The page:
Sunday, 14 May 2017

Star Wars C-3PO [WIP - Head, torso & a weathering test]

After a few weeks of having to hand wash clothes, it feels great to finally have the washing machine back in working order. More importantly, it frees up valuable time for hobby work. And that was spent on early assembly and paint work on the Bandai 1/12 scale C-3PO model kit. Thus far I have only managed to complete Threepio's head and upper torso. It's moving along at a snail's pace but that's okay by me seeing that the model kit requires delicate work, more so than most kits anyway.    

Bandai Star Wars 1/12 scale C-3PO: work-in-progress on his head and torso

With beautiful gold plated chrome-like parts, C-3PO's armour had the potential to look good without any major basecoat repaints. But that still leaves a lot of work to be done especially in the realm of realistic weathering. My main paints in this endeavour were the Mr Weathering Color oil-based paints and their corresponding solvent Mr Weathering Color Solvent 110. It's likely these are enamel paints though I can't say for sure. One thing I noticed is they seem to be less 'harsh' on the plastic compared to other enamels like the Tamiya Panel Line Accent Color (more on this later in the post).  

Mr. Hobby's Mr. Weathering Colors and Tamiya's TS-79 Semi-Gloss Clear were my main paints for this project

Prior to sealing everything in with a clear semi-gloss clear coat, I used a combination of black (Mr Weathering Color - WC-01 Multi Black) and a mixture of black with brown paints (Mr Weathering Color - WC-03 Stain Brown), both diluted with varying ratios of Mr Weathering Color Solvent 110 to create washes and paints. These were then applied to Threepio's head and upper torso to create a sense of depth to the whole piece. I found Mr Hobby's weathering paints easy to work with. They adhered well into the nooks and crannies of Threepio's armour. Not only that, Mr Hobby's oil based paints were easy to clean and in some cases little to no solvent were required when cleaning.   

Mr. Hobby's weathering paints effectively filled crevices 
Bandai Star Wars 1/12 scale C-3PO (front view view)
A semi-gloss clear coat reduced the level of shine reflecting off C-3PO's gold armour

Bandai's attention to detail is already evident at this early stage of the build. As the series of photos below show, Threepio's 'gold-plated' back panel first opens up to reveal a transparent plastic casing which in turn covers up a detailed thingamajig comprising gold, silver, red and white doohickeys. Threepio's back instrumentation panel of-sorts was first seen in Empire Strikes Back and to be honest I never really noticed it until now when working on Bandai's plastic model kit.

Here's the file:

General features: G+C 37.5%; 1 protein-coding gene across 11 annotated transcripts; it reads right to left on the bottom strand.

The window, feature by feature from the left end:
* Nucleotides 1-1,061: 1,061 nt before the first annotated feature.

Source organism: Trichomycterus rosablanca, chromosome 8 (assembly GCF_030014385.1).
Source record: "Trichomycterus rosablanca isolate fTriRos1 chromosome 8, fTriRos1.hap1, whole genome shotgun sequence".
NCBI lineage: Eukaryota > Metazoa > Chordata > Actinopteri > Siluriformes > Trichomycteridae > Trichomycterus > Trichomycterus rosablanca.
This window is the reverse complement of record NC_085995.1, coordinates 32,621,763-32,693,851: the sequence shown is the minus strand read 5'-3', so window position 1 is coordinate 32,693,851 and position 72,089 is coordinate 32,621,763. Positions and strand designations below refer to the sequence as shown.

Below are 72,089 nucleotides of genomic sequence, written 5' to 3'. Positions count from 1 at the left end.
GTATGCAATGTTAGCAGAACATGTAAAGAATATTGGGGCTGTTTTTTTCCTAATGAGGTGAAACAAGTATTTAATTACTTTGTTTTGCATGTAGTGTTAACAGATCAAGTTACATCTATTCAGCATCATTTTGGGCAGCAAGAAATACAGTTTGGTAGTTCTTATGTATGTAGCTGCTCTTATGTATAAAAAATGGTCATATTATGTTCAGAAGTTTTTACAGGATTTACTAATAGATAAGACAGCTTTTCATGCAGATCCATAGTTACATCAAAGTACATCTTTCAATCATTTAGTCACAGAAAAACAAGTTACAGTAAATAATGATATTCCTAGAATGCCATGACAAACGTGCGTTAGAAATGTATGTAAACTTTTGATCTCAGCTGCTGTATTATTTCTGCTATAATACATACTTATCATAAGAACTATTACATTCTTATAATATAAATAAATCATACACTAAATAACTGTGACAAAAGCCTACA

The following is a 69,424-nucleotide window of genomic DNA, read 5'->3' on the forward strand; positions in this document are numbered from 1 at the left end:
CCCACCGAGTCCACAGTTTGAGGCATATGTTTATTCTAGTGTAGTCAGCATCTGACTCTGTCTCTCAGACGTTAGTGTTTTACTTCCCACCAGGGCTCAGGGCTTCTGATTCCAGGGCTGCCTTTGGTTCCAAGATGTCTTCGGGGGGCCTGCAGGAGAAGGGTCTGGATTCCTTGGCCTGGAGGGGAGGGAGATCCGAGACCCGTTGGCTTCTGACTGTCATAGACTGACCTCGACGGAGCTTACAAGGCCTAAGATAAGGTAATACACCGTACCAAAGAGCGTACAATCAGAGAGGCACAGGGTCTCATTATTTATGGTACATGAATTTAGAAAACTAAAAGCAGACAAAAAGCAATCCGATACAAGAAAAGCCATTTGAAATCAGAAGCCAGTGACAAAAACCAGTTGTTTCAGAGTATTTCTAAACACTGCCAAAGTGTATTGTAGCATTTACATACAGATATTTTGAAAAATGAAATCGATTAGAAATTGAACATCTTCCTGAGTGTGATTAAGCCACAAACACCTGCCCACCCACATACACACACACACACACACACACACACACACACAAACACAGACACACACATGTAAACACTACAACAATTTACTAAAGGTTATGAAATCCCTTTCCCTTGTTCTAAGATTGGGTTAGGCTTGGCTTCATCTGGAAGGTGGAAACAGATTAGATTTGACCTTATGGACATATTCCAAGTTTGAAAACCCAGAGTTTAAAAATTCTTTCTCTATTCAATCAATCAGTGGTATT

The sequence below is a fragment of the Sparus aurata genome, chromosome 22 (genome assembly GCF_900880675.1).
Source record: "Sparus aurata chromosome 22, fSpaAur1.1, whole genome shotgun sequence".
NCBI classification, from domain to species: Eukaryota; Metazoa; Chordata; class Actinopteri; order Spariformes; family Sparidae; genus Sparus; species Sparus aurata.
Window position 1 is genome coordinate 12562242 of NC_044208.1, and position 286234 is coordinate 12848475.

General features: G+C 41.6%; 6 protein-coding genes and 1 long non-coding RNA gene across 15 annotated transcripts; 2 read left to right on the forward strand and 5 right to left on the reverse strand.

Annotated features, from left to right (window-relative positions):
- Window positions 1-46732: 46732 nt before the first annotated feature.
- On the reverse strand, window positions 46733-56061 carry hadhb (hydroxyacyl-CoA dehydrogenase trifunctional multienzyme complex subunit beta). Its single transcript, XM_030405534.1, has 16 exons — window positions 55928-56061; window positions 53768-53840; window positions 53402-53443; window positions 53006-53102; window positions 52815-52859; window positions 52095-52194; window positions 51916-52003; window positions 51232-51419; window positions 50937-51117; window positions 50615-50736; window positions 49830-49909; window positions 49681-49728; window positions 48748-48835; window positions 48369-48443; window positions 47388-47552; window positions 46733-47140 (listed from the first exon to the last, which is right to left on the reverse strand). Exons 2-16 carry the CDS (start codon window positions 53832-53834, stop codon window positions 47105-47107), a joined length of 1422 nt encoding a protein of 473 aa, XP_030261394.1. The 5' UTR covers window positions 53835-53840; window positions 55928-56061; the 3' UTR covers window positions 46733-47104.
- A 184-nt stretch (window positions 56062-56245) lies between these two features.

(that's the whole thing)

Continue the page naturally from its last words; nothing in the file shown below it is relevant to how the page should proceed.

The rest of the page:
C-3PO back panel exposed; it was painted with gold, silver, white and red paints
C-3PO back panel covered by a piece of plastic casing
C-3PO back panel completely covered up by the gold-plated armour
Oh, oh, that's much better. Wait... wait. Oh, my! What have you done? I'm BACKWARDS.

Threepio had a semi-gloss clear coat applied to him for the following reasons. Firstly, the original 'gold-plated' armour was far too shiny for my tastes so a semi-gloss coating was applied to damp down the shine to an acceptable level. Secondly, it produced a slightly more weathered look to Threepio's armour. And thirdly, in an ironic twist the muted shine made Threepio's armour look more metallic than the original shinier parts which in my opinion looked a tad plasticky.

Bandai Star Wars 1/12 scale C-3PO (back view)
Final semi-gloss coat also gives C-3PO a more 'weathered' look

Prior to using Mr Hobby's oil-based weathering colors, I tried out the Tamiya Panel Line Accent Color and a black Citadel acrylic wash on the shiny 'gold' plastic parts. In comparison to the Mr Weathering Color paints, it seemed harder to clean any excess Tamiya panel liner off the plastic. Meanwhile once any excess acrylic wash had dried, it tends to cloud the armour and become nigh impossible to be removed. But it's important to note that Tamiya's enamel paints are formulated more as a panel liner while Mr Hobby paints are intended for more general weathering use. So I'm not exactly comparing like for like - it's more like seeing how different products affect the plastic.   

A test involving Tamiya's Panel Line Accent Color and X-20 Enamel Thinner as well as Citadel's black wash
Closeup of the results of the weathering test on C-3PO's gold armour

Mentally exhausting and detailed paint work lies ahead in this project as next up is Threepio's abdominal section which comprises thin wiring of many hues. So keep tuned for that one. And on a completely unrelated note, I have finally got around to watching the Big Bang Theory sitcom. Wow! What can I say other than I absolutely love this awesome show. With that I leave you with my new favourite geeky word of the day ... Bazinga!


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